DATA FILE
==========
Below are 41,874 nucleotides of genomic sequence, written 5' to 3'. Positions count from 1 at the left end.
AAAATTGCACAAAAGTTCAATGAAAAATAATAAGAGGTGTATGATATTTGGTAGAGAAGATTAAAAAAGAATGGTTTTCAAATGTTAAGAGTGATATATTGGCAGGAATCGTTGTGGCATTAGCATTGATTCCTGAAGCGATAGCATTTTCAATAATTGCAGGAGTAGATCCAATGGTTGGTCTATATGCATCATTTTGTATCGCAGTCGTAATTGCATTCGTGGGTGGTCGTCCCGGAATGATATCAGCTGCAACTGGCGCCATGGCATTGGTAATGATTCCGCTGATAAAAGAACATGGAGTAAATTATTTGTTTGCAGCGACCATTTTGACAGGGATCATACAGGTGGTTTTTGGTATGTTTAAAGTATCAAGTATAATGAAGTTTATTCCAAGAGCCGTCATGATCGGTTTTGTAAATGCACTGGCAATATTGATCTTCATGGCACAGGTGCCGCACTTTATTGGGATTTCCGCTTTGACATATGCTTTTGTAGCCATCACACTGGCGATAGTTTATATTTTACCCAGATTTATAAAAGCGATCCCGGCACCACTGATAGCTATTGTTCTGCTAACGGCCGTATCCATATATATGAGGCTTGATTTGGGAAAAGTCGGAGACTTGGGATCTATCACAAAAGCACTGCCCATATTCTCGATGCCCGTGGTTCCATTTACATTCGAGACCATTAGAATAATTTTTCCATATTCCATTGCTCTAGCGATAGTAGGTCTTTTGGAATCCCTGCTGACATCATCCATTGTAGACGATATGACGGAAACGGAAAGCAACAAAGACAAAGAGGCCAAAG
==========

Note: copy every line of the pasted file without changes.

Below are 41,874 nucleotides of genomic sequence, written 5' to 3'. Positions count from 1 at the left end.
AAAATTGCACAAAAGTTCAATGAAAAATAATAAGAGGTGTATGATATTTGGTAGAGAAGATTAAAAAAGAATGGTTTTCAAATGTTAAGAGTGATATATTGGCAGGAATCGTTGTGGCATTAGCATTGATTCCTGAAGCGATAGCATTTTCAATAATTGCAGGAGTAGATCCAATGGTTGGTCTATATGCATCATTTTGTATCGCAGTCGTAATTGCATTCGTGGGTGGTCGTCCCGGAATGATATCAGCTGCAACTGGCGCCATGGCATTGGTAATGATTCCGCTGATAAAAGAACATGGAGTAAATTATTTGTTTGCAGCGACCATTTTGACAGGGATCATACAGGTGGTTTTTGGTATGTTTAAAGTATCAAGTATAATGAAGTTTATTCCAAGAGCCGTCATGATCGGTTTTGTAAATGCACTGGCAATATTGATCTTCATGGCACAGGTGCCGCACTTTATTGGGATTTCCGCTTTGACATATGCTTTTGTAGCCATCACACTGGCGATAGTTTATATTTTACCCAGATTTATAAAAGCGATCCCGGCACCACTGATAGCTATTGTTCTGCTAACGGCCGTATCCATATATATGAGGCTTGATTTGGGAAAAGTCGGAGACTTGGGATCTATCACAAAAGCACTGCCCATATTCTCGATGCCCGTGGTTCCATTTACATTCGAGACCATTAGAATAATTTTTCCATATTCCATTGCTCTAGCGATAGTAGGTCTTTTGGAATCCCTGCTGACATCATCCATTGTAGACGATATGACGGAAACGGAAAGCAACAAAGACAAAGAGGCCAAAG